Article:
Tech for safety
There is no doubt that technology has opened up the wild to more people but whether that means people are safer than without it, that is another question. For some with accessibility constraints, their use of tech in the wild is more nuanced than what many assume.
North Carolina resident Trevor Thomas, ‘The Blind Hiker’, was diagnosed with a rare eye disease at 35 and by 36 was completely blind. Since then, he has solo trekked more than 22,000 miles along some of the most extreme long-trails of the United States.
“Most people believe that I am heavily reliant on technology because I am a blind solo hiker,” says Trevor. “I do use some technology, but not as much as people would think, and not in the way they would imagine. I have a selection of digital cameras so I can document our thru hikes. I have a website and use social media to share our expeditions with the world. I carry two SPOT emergency personal rescue beacons, one for me and the other for my guide dog, Lulu. I would probably use a GPS, but there isn’t one on the market that is accessible for the blind. I use an iPhone for navigation, but not in the way most would assume. There is no app for what I do. I write my own data books for the trails I hike, and save the material to my phone so I can refer to it when needed.”
(Learn more about Trevor's relationship with the trail in the video below.)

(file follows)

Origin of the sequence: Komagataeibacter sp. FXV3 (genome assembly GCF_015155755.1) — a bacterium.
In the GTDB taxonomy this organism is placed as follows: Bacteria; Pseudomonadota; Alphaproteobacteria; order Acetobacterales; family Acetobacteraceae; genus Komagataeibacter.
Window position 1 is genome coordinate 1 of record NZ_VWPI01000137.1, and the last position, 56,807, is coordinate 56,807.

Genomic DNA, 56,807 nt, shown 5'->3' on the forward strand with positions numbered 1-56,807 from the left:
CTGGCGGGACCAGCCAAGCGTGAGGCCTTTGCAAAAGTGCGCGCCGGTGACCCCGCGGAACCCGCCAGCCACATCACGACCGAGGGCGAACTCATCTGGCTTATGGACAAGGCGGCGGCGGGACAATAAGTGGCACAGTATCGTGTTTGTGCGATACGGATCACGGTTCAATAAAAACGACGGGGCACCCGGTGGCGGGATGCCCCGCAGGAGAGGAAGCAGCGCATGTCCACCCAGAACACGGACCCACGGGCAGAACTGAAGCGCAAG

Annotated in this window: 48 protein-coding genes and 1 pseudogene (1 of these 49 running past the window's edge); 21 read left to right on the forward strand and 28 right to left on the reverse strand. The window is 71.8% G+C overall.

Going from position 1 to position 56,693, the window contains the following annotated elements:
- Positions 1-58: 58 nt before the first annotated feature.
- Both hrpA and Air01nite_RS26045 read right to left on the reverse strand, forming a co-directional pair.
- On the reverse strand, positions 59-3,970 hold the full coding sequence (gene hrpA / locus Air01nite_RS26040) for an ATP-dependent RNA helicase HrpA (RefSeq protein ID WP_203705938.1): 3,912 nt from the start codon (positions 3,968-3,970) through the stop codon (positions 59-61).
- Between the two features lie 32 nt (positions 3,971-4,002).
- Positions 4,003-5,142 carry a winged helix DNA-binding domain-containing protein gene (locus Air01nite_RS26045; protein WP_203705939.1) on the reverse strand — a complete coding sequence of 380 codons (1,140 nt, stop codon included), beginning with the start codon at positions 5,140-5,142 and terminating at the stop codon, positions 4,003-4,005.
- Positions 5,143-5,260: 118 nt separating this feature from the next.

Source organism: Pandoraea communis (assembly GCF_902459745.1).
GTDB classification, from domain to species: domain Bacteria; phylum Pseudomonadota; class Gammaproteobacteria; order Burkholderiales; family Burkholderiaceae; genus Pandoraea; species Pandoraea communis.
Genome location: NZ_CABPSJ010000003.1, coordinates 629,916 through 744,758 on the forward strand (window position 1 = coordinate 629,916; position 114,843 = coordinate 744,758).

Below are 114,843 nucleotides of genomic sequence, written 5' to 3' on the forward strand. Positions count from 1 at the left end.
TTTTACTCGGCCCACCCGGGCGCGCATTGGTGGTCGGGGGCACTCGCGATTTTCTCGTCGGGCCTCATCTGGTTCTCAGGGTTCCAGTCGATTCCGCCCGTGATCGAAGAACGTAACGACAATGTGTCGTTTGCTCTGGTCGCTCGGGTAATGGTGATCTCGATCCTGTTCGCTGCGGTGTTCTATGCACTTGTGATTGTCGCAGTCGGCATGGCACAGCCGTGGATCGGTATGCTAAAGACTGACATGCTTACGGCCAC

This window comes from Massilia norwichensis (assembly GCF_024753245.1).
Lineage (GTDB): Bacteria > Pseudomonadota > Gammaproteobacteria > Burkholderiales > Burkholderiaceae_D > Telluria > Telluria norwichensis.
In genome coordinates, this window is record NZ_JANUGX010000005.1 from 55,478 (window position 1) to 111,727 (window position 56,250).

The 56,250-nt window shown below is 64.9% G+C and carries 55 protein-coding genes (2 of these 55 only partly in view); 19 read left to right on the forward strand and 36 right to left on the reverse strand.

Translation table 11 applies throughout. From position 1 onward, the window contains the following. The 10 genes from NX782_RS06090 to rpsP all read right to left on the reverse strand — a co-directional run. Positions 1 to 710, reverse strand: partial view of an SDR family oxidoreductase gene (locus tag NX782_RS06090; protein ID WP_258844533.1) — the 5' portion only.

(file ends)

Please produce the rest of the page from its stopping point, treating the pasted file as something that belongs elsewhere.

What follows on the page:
Trevor’s relationship with technology in relation to his hiking is also nuanced. Tech wasn’t as ubiquitous when he began to hike as it now is, while its influence on the wider community and their relationship with the outdoors did not exist when he set out on the trail.
“In some ways technology has enabled me to take on some backcountry challenges that I would not have been able to do before, but in others it has become burdensome. I learned to hike without any technology, and have enough experience to know not to rely on it exclusively for my survival in the backcountry. There seem to be an alarming number of unexperienced hikers entering the backcountry who are solely reliant on their technological devices. This concerns me because they are not prepared for what happens when their gadgets fail. No matter what side of the debate someone is on, technology has found its way into the backcountry, and whether we like it or not, it is here to stay. I think we would all be better off if we, as a community, remember to hike our own hikes.”